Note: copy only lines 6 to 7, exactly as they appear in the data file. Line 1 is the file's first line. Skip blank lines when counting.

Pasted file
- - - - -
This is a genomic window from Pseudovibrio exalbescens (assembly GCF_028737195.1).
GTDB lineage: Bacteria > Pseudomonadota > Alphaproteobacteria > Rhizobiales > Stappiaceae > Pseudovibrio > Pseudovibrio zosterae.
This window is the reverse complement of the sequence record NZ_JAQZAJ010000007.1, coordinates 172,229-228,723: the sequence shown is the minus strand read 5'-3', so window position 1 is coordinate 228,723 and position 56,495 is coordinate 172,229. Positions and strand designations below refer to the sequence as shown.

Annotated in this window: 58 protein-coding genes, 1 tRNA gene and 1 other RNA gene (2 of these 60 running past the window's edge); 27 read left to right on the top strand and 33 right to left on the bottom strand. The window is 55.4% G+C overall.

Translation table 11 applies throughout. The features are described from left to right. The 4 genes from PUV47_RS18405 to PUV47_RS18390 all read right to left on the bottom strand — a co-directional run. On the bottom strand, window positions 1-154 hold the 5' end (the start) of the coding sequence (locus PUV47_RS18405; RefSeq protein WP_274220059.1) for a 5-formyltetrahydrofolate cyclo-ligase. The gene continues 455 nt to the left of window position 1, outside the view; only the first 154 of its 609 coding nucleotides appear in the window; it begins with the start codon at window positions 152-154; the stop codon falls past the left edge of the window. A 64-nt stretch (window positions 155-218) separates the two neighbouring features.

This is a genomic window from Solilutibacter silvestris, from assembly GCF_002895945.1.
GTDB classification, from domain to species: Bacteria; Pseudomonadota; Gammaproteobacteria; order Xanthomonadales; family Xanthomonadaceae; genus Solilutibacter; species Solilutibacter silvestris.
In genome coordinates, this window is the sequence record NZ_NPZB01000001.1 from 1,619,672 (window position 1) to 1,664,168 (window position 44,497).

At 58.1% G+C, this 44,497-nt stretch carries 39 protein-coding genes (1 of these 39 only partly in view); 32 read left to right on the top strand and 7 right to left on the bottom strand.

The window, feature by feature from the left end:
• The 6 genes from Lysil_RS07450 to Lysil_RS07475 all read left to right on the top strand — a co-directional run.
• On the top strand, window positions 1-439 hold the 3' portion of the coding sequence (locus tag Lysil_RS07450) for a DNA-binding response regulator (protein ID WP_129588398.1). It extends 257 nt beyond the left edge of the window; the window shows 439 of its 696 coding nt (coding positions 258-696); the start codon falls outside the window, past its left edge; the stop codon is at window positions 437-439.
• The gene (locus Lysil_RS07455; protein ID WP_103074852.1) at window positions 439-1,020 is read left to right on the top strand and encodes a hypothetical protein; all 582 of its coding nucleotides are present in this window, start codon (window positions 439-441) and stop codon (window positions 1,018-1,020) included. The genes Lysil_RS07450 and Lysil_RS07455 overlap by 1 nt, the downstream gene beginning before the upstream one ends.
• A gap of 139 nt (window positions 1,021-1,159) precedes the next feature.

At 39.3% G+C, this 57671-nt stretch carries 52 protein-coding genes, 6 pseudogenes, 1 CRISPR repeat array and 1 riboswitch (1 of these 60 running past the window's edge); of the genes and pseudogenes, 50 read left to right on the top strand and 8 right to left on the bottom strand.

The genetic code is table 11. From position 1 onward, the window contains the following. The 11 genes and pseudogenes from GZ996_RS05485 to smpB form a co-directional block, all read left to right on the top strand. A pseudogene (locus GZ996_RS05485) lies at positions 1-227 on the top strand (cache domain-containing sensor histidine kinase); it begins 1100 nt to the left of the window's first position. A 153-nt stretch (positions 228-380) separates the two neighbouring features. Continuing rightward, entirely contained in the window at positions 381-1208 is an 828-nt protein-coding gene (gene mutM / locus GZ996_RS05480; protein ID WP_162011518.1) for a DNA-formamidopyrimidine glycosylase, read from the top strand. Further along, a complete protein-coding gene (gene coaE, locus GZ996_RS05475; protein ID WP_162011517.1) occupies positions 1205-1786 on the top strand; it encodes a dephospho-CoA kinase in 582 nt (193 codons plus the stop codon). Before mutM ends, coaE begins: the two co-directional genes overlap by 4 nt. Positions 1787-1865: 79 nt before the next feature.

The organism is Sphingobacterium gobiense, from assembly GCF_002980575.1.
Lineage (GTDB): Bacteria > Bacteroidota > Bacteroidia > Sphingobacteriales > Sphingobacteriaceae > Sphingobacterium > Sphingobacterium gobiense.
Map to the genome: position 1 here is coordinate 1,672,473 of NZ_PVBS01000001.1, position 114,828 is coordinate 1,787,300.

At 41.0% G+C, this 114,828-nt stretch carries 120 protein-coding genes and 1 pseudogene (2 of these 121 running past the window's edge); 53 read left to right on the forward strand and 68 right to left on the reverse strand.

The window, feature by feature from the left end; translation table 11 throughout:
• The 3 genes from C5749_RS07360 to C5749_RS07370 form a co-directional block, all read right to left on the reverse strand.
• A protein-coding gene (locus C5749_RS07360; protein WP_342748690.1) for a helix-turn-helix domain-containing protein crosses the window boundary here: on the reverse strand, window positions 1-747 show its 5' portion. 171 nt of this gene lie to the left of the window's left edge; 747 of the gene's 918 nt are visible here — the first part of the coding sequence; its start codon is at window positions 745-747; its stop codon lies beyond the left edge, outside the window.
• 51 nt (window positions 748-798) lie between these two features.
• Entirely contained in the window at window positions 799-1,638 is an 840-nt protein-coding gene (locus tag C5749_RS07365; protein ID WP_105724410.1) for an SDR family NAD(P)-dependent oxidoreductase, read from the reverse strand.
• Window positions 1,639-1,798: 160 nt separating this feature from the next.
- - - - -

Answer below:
This is a genomic window from Solilutibacter silvestris, from assembly GCF_002895945.1.
GTDB classification, from domain to species: Bacteria; Pseudomonadota; Gammaproteobacteria; order Xanthomonadales; family Xanthomonadaceae; genus Solilutibacter; species Solilutibacter silvestris.